Latest from Google AI – Nested Hierarchical Transformer: Towards Accurate, Data-Efficient, and Interpretable Visual Understanding
In visual understanding, the Visual Transformer (ViT) and its variants have received significant attention recently due to their superior performance on many core visual applications, such as image classification, object detection, and video understanding. The core idea of ViT is to utilize the power of self-attention layers to learn global relationships between small patches of images. However, the number of connections between patches increases quadratically with image size. Such a design has been observed to be data inefficient — although the original ViT can perform better than convolutional networks with hundreds of millions of images for pre-training, such a data requirement is not always practical, and it still underperforms compared to convolutional networks when given less data. Many are exploring to find more suitable architectural re-designs that can learn visual representations effectively, such as by adding convolutional layers and building hierarchical structures with local self-attention.
The principle of hierarchical structure is one of the core ideas in vision models, where bottom layers learn more local object structures on the high-dimensional pixel space and top layers learn more abstracted and high-level knowledge at low-dimensional feature space. Existing ViT-based methods focus on designing a variety of modifications inside self-attention layers to achieve such a hierarchy, but while these offer promising performance improvements, they often require substantial architectural re-designs. Moreover, these approaches lack an interpretable design, so it is difficult to explain the inner-workings of trained models.
To address these challenges, in “Nested Hierarchical Transformer: Towards Accurate, Data-Efficient and Interpretable Visual Understanding”, we present a rethinking of existing hierarchical structure–driven designs, and provide a novel and orthogonal approach to significantly simplify them. The central idea of this work is to decouple feature learning and feature abstraction (pooling) components: nested transformer layers encode visual knowledge of image patches separately, and then the processed information is aggregated. This process is repeated in a hierarchical manner, resulting in a pyramid network structure. The resulting architecture achieves competitive results on ImageNet and outperforms results on data-efficient benchmarks. We have shown such a design can meaningfully improve data efficiency with faster convergence and provide valuable interpretability benefits. Moreover, we introduce GradCAT, a new technique for interpreting the decision process of a trained model at inference time.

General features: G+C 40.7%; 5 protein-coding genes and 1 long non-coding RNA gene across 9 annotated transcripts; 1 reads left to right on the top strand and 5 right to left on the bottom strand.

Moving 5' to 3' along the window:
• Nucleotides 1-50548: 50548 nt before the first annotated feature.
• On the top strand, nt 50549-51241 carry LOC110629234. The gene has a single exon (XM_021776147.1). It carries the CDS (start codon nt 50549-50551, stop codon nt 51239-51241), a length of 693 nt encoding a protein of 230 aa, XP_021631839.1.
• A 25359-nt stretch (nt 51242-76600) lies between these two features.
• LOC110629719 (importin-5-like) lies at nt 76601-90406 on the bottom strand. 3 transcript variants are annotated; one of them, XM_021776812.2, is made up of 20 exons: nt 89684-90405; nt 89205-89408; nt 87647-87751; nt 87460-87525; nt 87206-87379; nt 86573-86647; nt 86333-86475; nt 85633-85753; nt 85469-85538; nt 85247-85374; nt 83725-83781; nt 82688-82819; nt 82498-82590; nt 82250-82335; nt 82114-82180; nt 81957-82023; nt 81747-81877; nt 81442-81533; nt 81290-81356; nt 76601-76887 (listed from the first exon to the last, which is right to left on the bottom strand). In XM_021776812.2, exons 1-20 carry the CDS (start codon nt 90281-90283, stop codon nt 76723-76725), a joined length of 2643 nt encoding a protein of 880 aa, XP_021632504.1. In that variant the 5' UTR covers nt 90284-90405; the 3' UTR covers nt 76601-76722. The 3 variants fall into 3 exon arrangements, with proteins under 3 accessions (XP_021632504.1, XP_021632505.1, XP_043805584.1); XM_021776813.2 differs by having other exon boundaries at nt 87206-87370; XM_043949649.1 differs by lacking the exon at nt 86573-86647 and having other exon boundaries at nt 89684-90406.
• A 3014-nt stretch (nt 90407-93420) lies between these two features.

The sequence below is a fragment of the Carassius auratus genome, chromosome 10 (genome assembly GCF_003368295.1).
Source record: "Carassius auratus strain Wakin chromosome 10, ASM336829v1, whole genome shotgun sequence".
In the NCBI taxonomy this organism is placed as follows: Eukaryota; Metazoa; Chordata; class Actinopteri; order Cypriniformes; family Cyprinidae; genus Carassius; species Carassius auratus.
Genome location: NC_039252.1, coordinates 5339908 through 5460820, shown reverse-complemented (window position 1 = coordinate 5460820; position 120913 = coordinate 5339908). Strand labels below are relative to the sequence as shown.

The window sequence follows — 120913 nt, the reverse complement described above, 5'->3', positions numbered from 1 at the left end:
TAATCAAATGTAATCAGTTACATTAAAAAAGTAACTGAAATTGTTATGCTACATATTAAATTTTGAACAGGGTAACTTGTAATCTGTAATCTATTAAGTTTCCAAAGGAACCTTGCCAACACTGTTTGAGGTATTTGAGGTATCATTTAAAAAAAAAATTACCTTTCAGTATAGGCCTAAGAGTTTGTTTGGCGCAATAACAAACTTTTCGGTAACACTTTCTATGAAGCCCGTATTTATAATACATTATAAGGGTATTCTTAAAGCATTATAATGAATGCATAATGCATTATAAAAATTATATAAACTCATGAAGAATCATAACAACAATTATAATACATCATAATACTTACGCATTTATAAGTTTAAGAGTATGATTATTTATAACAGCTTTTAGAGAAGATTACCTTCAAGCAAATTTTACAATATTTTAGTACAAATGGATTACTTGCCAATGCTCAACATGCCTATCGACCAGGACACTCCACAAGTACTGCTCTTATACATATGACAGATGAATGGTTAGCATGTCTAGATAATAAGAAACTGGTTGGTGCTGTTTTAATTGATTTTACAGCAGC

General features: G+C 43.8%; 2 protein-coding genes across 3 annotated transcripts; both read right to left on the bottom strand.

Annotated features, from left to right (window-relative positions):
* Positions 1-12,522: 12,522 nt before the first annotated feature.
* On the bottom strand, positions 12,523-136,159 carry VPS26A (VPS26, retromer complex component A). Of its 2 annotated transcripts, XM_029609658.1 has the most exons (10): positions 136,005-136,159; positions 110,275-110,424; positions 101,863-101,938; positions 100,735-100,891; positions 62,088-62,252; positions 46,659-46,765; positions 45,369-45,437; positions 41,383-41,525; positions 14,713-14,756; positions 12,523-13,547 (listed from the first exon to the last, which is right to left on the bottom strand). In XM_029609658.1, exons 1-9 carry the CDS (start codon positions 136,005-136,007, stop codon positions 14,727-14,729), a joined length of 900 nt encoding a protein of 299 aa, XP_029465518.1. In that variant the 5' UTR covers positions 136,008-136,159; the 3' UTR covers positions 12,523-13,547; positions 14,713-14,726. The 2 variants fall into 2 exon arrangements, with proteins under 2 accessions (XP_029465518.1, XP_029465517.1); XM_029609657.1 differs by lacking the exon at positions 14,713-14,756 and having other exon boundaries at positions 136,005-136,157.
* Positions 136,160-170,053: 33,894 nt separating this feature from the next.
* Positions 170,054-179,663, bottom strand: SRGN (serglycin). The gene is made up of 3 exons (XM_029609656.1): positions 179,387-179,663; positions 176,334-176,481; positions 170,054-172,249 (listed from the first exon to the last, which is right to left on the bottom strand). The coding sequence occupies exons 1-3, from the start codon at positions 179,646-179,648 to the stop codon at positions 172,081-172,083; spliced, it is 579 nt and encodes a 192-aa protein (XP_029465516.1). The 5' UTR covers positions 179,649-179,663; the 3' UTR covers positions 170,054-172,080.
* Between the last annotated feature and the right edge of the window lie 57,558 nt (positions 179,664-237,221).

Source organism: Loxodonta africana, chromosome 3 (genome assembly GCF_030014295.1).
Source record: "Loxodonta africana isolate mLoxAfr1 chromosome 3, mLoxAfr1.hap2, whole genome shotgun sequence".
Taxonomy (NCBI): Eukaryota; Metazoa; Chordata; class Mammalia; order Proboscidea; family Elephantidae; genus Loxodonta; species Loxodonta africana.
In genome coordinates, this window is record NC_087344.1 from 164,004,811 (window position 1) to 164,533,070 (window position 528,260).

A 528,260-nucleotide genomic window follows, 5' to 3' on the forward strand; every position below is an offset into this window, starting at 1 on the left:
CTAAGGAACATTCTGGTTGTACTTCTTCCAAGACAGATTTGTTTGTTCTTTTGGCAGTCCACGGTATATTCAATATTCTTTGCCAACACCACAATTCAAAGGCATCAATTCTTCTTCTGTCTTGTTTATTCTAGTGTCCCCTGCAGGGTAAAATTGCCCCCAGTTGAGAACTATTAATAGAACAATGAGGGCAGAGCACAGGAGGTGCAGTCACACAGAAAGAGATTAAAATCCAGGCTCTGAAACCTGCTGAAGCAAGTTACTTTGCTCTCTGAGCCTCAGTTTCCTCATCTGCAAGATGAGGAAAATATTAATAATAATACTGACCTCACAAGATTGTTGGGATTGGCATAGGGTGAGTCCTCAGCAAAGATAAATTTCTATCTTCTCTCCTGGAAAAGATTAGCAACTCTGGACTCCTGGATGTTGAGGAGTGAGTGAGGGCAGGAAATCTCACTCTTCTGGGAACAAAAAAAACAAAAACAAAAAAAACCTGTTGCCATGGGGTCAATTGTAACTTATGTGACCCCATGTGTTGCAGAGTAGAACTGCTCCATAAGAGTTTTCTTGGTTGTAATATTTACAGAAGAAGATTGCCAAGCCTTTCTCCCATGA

The overall architecture is simple to implement by adding just a few lines of Python code to the source code of the original ViT. The original ViT architecture divides an input image into small patches, projects pixels of each patch to a vector with predefined dimension, and then feeds the sequences of all vectors to the overall ViT architecture containing multiple stacked identical transformer layers. While every layer in ViT processes information of the whole image, with this new method, stacked transformer layers are used to process only a region (i.e., block) of the image containing a few spatially adjacent image patches. This step is independent for each block and is also where feature learning occurs. Finally, a new computational layer called block aggregation then combines all of the spatially adjacent blocks. After each block aggregation, the features corresponding to four spatially adjacent blocks are fed to another module with a stack of transformer layers, which then process those four blocks jointly. This design naturally builds a pyramid hierarchical structure of the network, where bottom layers can focus on local features (such as textures) and upper layers focus on global features (such as object shape) at reduced dimensionality thanks to the block aggregation.
A visualization of the network processing an image: Given an input image, the network first partitions images into blocks, where each block contains 4 image patches. Image patches in every block are linearly projected as vectors and processed by a stack of identical transformer layers. Then the proposed block aggregation layer aggregates information from each block and reduces its spatial size by 4 times. The number of blocks is reduced to 1 at the top hierarchy and classification is conducted after the output of it.
This architecture has a non-overlapping information processing mechanism, independent at every node. This design resembles a decision tree-like structure, which manifests unique interpretability capabilities because every tree node contains independent information of an image block that is being received by its parent nodes. We can trace the information flow through the nodes to understand the importance of each feature. In addition, our hierarchical structure retains the spatial structure of images throughout the network, leading to learned spatial feature maps that are effective for interpretation. Below we showcase two kinds of visual interpretability.